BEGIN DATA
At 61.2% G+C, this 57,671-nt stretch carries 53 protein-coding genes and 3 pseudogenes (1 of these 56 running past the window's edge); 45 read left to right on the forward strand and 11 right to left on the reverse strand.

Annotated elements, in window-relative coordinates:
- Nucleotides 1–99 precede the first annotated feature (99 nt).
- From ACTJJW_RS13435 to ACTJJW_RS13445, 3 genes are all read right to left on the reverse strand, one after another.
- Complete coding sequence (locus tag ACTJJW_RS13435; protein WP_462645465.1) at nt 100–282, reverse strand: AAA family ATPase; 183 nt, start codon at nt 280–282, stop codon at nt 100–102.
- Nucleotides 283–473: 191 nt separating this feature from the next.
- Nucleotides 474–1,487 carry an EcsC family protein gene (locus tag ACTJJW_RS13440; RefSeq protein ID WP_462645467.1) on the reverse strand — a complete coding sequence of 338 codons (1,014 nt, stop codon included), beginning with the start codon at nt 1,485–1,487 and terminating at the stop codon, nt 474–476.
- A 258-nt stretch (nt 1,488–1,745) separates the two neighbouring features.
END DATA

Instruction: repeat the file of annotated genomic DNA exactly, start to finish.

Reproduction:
At 61.2% G+C, this 57,671-nt stretch carries 53 protein-coding genes and 3 pseudogenes (1 of these 56 running past the window's edge); 45 read left to right on the forward strand and 11 right to left on the reverse strand.

Annotated elements, in window-relative coordinates:
- Nucleotides 1–99 precede the first annotated feature (99 nt).
- From ACTJJW_RS13435 to ACTJJW_RS13445, 3 genes are all read right to left on the reverse strand, one after another.
- Complete coding sequence (locus tag ACTJJW_RS13435; protein WP_462645465.1) at nt 100–282, reverse strand: AAA family ATPase; 183 nt, start codon at nt 280–282, stop codon at nt 100–102.
- Nucleotides 283–473: 191 nt separating this feature from the next.
- Nucleotides 474–1,487 carry an EcsC family protein gene (locus tag ACTJJW_RS13440; RefSeq protein ID WP_462645467.1) on the reverse strand — a complete coding sequence of 338 codons (1,014 nt, stop codon included), beginning with the start codon at nt 1,485–1,487 and terminating at the stop codon, nt 474–476.
- A 258-nt stretch (nt 1,488–1,745) separates the two neighbouring features.